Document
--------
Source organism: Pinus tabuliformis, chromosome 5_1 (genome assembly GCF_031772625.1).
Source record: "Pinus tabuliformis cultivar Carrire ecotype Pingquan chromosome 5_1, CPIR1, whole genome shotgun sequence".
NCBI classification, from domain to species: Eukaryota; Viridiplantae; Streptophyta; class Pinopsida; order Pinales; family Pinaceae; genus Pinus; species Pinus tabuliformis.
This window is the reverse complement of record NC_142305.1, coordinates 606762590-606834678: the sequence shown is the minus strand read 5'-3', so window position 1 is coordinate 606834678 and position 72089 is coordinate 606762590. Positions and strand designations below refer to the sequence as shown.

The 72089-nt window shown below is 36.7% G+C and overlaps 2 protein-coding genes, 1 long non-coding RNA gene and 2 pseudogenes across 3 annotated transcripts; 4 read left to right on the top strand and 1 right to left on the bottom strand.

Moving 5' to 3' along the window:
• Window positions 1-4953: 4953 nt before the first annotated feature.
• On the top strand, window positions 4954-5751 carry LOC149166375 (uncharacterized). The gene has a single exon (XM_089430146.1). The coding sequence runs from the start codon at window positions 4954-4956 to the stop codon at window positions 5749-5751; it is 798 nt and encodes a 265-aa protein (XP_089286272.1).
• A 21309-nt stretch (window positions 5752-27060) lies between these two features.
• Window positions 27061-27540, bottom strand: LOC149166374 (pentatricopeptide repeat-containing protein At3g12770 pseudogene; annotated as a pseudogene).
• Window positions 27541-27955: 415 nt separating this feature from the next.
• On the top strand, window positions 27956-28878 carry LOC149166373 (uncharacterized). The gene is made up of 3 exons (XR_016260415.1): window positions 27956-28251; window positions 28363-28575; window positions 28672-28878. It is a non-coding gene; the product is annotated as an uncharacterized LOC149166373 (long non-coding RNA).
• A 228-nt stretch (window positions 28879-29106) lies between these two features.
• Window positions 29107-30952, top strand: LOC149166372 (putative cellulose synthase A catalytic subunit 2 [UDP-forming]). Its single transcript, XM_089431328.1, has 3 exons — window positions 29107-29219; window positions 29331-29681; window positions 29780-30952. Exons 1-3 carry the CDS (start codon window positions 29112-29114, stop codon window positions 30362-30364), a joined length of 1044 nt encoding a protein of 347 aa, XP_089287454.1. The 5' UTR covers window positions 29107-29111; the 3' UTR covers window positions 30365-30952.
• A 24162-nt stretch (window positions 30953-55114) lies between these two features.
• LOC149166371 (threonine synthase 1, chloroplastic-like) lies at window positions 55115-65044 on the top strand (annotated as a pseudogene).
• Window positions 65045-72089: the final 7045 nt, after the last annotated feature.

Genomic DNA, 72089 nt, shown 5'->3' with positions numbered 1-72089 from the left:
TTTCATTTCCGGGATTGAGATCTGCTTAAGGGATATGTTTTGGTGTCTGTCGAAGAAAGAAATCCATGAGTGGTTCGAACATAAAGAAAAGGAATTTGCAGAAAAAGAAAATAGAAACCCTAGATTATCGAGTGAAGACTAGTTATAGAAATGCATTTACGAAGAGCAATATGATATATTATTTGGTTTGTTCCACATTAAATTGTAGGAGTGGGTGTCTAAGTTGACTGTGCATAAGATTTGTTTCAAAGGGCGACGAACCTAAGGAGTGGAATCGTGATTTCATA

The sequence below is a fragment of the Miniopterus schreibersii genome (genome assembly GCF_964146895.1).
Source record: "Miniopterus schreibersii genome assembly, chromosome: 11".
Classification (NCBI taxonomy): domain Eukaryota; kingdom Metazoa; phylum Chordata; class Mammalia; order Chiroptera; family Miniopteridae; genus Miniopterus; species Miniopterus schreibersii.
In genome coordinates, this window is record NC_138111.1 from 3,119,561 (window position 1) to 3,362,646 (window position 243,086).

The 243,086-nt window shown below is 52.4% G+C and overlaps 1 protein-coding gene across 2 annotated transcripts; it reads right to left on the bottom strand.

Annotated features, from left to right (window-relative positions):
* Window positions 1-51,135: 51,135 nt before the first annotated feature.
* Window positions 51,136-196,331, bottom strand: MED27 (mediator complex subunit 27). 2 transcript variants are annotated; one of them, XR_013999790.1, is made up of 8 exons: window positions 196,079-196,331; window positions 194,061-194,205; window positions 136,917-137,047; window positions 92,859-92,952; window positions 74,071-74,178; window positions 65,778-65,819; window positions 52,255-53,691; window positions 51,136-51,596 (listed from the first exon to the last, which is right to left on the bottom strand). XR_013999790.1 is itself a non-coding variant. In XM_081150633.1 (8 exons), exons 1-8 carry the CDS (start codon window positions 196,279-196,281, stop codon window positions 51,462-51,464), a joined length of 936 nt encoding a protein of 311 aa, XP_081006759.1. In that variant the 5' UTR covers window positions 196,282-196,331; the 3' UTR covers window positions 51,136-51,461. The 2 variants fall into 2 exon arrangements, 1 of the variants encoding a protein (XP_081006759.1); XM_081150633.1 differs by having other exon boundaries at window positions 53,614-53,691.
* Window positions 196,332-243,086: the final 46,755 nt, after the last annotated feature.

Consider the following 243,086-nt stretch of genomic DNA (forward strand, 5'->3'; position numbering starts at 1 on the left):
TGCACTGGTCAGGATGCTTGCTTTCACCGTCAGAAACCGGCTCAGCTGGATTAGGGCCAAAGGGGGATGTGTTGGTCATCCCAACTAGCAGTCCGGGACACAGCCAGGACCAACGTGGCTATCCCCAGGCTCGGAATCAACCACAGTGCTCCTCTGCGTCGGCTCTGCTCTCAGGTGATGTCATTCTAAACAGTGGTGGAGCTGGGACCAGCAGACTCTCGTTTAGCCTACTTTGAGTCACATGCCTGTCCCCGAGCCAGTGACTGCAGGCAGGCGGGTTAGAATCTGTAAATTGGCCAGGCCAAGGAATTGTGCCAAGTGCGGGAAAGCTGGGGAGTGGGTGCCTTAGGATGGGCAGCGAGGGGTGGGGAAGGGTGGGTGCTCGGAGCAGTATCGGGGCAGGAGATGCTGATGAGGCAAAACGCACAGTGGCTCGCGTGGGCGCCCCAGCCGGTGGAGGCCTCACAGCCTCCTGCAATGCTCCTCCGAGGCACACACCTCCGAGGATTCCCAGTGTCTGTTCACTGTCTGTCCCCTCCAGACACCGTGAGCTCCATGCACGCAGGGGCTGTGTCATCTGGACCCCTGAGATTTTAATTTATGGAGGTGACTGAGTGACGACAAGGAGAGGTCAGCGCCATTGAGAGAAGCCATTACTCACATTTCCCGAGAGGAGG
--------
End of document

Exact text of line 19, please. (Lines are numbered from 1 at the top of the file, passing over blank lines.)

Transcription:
TTTCATTTCCGGGATTGAGATCTGCTTAAGGGATATGTTTTGGTGTCTGTCGAAGAAAGAAATCCATGAGTGGTTCGAACATAAAGAAAAGGAATTTGCAGAAAAAGAAAATAGAAACCCTAGATTATCGAGTGAAGACTAGTTATAGAAATGCATTTACGAAGAGCAATATGATATATTATTTGGTTTGTTCCACATTAAATTGTAGGAGTGGGTGTCTAAGTTGACTGTGCATAAGATTTGTTTCAAAGGGCGACGAACCTAAGGAGTGGAATCGTGATTTCATA